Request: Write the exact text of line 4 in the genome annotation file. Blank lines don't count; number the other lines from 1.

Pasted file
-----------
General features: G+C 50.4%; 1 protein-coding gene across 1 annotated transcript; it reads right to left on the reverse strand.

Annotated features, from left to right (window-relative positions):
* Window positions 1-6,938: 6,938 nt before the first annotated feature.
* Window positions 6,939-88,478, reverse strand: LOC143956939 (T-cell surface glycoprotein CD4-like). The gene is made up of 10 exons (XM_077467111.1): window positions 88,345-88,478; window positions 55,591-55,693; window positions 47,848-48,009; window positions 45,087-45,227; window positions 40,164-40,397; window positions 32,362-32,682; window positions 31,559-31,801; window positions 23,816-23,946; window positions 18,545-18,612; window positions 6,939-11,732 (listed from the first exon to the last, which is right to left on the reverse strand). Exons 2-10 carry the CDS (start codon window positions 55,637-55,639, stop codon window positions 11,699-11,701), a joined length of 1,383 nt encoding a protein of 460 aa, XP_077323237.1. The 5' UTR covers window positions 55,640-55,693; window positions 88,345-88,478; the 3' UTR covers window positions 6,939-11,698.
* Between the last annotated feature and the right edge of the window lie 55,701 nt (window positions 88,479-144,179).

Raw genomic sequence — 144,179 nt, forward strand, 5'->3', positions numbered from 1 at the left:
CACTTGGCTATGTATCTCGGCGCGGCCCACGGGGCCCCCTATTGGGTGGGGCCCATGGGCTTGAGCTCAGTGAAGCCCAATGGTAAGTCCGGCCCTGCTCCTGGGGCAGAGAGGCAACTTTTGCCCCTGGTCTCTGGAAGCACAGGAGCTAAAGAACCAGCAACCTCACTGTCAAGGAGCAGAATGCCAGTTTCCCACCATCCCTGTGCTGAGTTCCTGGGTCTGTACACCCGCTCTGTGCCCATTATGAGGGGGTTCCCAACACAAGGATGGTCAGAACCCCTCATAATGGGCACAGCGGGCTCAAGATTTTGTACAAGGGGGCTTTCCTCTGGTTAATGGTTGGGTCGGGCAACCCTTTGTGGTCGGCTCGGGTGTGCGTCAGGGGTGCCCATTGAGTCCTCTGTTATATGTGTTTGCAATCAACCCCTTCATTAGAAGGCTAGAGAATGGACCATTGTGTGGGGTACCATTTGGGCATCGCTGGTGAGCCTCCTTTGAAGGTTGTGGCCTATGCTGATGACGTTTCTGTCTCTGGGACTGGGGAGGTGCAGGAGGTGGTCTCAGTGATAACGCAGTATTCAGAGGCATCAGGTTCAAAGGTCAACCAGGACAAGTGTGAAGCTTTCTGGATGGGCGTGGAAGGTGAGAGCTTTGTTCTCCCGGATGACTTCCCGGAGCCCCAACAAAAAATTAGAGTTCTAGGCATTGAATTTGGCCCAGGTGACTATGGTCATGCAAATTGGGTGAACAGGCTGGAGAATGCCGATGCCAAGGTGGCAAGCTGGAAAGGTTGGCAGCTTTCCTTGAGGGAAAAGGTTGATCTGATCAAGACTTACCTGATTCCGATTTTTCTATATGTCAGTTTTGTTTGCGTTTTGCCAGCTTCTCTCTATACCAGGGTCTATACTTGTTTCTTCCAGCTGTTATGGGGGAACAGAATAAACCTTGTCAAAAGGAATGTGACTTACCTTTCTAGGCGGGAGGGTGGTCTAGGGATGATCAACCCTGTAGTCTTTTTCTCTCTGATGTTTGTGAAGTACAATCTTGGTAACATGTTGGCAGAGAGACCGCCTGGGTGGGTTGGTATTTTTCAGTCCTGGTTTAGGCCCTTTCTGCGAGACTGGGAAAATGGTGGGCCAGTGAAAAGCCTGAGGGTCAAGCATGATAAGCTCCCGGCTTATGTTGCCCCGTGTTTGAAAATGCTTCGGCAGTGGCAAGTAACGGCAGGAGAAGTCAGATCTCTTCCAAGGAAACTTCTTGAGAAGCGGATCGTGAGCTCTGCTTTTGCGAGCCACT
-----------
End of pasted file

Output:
* Window positions 6,939-88,478, reverse strand: LOC143956939 (T-cell surface glycoprotein CD4-like). The gene is made up of 10 exons (XM_077467111.1): window positions 88,345-88,478; window positions 55,591-55,693; window positions 47,848-48,009; window positions 45,087-45,227; window positions 40,164-40,397; window positions 32,362-32,682; window positions 31,559-31,801; window positions 23,816-23,946; window positions 18,545-18,612; window positions 6,939-11,732 (listed from the first exon to the last, which is right to left on the reverse strand). Exons 2-10 carry the CDS (start codon window positions 55,637-55,639, stop codon window positions 11,699-11,701), a joined length of 1,383 nt encoding a protein of 460 aa, XP_077323237.1. The 5' UTR covers window positions 55,640-55,693; window positions 88,345-88,478; the 3' UTR covers window positions 6,939-11,698.